Annual stump report, 2022

I had been doing this in June, but we’re in the middle of vertical selection, so I’m doing this a few days before June. Brief review: we stump one third of our trees (in blocks vs. rows, which is another technique) in January/February to help control beetle and now rust and to give the trees a break from bearing fruit. It also keeps our trees a bit more orderly. It’s not like the old days when the child laborers had to tote around ladders to pick fruit from tall coffee trees. These are the posts from 2021 and 2020. I suppose if you aren’t really interested in coffee plants, these posts are worse than looking at photos of your friend’s children, grandchildren or pet.

After a few months we have “lollipops” and need to choose the three to six verticals for each tree which will live on and support all the fruit for the following two years.

It rained earlier today than usual, so work got interrupted. I went out after the rain took a break in the late afternoon to get some photos. (Click on an image below to expand it and scroll through the photo gallery.)

There were some chickens running around the land and at least one Kalij pheasant. I was trying to get a photo of the pheasant when a large pig went running by. I didn’t get a photo of the pheasant, but this photo is of one we saw at Volcano National Park.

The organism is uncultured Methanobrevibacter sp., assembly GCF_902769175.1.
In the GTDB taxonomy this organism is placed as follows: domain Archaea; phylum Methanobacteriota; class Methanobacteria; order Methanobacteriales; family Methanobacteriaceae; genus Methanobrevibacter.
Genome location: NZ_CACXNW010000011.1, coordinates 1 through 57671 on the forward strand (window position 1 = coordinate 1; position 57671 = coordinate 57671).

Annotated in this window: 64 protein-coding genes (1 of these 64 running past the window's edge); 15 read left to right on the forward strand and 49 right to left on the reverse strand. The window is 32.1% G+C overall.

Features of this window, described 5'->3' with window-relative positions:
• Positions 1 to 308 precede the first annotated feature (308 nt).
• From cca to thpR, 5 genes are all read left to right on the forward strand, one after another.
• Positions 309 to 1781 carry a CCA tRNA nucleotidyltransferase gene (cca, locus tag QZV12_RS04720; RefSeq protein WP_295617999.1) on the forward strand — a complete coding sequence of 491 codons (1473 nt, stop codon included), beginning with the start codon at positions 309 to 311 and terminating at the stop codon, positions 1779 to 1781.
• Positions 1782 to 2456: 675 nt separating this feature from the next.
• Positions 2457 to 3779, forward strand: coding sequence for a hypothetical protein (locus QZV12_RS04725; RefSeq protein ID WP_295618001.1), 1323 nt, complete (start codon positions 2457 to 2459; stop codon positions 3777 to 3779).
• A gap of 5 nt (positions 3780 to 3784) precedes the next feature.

We’ve been seeing pigs much more frequently during the daytime now. Our neighbor cousins are, as well. It’s starting to get dangerous to work in the land because there’s a momma pig with five piglets. Maybe we’ll have to start lugging around a pitchfork. If hubby throws a rock, they quickly run into the weeds. I remarked that we don’t even see the weeds wiggle indicating where they are. Hubby said it’s because they have tunnels. Before I went in, I wanted to get some photos of some pig tunnels. Then not too far away in a clearing I saw a big pig and a few piglets, each about a foot long. Of course, they dashed into the weeds. I heard big snorts from momma coming from somewhere in the weeds. I started to wonder if I’d die a pig-gored death trying to get photos. I called it a day.

2 thoughts on “Annual stump report, 2022

    1. I guess it’s more of the same (observing, complaining, protecting some plants). We aren’t raising the ante. Carrying a pitchfork might be necessary in case defense is needed.

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